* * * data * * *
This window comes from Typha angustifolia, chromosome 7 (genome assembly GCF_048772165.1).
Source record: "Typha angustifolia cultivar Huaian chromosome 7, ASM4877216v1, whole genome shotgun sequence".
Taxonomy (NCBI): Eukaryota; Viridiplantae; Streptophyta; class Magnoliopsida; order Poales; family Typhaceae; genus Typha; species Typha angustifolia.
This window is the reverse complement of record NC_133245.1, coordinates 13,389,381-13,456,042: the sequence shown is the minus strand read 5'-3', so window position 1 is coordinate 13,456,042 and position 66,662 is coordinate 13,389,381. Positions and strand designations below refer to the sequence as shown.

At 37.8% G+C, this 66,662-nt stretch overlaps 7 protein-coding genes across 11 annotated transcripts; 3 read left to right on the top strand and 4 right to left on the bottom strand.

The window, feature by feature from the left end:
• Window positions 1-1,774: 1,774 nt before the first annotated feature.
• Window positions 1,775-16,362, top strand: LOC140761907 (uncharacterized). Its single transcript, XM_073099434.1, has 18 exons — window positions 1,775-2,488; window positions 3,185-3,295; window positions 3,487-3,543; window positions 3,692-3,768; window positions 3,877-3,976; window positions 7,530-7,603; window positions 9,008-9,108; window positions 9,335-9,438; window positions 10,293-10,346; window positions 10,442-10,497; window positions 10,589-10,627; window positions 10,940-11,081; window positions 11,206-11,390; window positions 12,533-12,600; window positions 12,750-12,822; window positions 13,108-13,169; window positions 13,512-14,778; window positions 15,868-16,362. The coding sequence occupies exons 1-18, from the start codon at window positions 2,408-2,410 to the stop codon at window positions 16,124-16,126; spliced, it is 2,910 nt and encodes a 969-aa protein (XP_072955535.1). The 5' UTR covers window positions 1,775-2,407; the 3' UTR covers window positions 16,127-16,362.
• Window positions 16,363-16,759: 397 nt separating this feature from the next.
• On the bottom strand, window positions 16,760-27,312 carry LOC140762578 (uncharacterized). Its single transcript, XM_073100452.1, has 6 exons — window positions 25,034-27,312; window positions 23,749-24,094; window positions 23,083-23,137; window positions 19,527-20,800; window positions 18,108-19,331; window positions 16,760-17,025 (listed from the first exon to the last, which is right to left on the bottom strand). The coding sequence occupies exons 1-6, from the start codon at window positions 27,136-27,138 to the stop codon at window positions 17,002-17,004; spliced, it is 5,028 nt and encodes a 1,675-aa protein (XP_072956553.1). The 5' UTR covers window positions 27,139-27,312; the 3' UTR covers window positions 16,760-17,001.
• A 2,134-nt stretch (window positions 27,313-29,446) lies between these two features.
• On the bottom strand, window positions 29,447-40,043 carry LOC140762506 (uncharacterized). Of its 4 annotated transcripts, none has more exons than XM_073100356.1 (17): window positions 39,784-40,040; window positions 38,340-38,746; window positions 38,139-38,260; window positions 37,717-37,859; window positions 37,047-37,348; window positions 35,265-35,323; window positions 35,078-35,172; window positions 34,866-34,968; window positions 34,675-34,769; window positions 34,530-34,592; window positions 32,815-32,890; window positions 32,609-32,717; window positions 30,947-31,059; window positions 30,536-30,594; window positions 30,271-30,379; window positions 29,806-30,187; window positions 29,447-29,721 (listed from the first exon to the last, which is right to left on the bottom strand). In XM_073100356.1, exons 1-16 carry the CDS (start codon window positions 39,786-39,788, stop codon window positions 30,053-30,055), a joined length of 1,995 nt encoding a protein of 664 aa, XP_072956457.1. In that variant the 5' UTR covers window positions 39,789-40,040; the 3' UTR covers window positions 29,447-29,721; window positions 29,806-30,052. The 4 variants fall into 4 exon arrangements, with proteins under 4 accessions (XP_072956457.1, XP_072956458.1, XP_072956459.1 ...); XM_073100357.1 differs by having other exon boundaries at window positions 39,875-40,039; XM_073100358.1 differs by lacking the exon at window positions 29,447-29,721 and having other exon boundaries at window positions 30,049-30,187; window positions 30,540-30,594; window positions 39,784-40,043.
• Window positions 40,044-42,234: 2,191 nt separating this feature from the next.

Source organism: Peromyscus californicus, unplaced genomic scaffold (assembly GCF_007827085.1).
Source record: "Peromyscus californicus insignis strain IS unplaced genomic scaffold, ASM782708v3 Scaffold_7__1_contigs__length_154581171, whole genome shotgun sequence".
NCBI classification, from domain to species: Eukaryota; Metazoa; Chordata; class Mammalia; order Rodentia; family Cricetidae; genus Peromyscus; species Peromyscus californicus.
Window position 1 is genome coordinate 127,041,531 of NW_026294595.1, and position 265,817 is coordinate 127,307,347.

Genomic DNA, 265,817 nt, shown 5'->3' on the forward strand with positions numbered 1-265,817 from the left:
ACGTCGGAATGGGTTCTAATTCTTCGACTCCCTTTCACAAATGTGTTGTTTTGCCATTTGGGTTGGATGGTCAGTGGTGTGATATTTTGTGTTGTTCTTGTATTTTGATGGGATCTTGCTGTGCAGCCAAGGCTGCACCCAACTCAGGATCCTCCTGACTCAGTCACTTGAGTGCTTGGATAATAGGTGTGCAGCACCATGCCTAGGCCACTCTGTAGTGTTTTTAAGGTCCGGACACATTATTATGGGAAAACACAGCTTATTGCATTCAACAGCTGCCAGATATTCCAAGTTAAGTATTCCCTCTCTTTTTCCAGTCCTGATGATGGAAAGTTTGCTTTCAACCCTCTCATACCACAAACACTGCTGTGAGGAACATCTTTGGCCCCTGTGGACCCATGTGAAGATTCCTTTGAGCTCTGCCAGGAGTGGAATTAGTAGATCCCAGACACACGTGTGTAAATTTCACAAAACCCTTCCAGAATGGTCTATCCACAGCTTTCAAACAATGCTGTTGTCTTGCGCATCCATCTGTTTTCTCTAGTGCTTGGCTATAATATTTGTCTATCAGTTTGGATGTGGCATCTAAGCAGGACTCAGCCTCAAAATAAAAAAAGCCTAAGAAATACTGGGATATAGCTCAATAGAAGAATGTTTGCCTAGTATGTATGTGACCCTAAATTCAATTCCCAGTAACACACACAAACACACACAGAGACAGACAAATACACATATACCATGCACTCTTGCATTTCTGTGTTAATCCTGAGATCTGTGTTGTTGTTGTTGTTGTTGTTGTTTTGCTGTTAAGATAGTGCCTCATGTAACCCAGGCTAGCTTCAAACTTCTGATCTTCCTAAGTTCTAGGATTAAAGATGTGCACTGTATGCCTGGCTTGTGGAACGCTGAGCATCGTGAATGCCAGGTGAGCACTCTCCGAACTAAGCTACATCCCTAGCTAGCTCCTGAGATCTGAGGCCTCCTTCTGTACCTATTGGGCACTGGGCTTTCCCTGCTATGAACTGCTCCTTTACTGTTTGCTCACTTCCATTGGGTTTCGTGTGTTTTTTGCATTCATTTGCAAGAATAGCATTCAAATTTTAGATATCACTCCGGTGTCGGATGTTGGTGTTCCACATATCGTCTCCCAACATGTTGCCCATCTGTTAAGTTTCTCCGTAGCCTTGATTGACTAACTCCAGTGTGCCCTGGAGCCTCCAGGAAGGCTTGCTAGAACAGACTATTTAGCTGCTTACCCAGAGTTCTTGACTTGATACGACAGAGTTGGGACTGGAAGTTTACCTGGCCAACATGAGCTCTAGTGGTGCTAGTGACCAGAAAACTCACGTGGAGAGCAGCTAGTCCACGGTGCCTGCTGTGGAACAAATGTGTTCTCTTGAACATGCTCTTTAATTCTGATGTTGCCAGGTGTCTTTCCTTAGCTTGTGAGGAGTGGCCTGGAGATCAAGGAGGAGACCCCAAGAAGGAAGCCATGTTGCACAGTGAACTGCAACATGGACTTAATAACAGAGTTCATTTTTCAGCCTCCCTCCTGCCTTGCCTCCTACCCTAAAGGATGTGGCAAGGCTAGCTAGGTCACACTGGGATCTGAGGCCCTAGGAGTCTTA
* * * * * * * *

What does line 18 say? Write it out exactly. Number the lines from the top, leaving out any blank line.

Genomic DNA, 265,817 nt, shown 5'->3' on the forward strand with positions numbered 1-265,817 from the left: